Alcoholics Anonymous: affiliation processes and effectiveness as treatment

Alcohol Clin Exp Res. 1987 Oct;11(5):416-23. doi: 10.1111/j.1530-0277.1987.tb01915.x.

Abstract

Recent findings from the empirical literature on Alcoholics Anonymous (AA) suggest that no clear exclusionary criteria for this organization exist, except that alcohol-dependent individuals who become nonproblem drinkers appear to be less likely to affiliate with or maintain involvement in AA. Of those alcoholics who become long term, active AA members, about 40 to 50% enjoy several years of total abstinence, with about 60 to 68% improving to some extent, drinking less or not at all during their participation. Those who combine AA with other forms of treatment seem to do as well as or better than those who go to AA alone. More active AA participants do as well as or better than those who participate less actively. Compared to professionally treated alcoholics, AA members seem to achieve abstinence at a higher rate. Consideration is given to the apparent unsuitability of AA for problem drinkers who choose the goal of nonproblem drinking.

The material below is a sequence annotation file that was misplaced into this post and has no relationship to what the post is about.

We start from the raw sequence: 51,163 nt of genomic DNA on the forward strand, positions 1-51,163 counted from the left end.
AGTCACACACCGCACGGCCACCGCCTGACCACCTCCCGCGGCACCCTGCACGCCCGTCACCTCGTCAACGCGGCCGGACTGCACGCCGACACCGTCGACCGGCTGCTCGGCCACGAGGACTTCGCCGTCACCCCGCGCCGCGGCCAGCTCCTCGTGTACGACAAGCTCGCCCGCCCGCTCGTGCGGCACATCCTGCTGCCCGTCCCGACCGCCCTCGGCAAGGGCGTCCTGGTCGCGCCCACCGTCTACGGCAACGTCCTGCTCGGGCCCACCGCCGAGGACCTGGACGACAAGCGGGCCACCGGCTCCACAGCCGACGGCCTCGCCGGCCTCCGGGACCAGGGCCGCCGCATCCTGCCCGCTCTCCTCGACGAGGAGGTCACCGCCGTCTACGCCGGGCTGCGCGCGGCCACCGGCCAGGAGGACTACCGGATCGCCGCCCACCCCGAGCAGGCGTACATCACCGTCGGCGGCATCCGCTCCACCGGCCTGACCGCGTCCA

Publication types

  • Review

MeSH terms

  • Alcoholics Anonymous*
  • Alcoholism / therapy*
  • Humans
  • Prognosis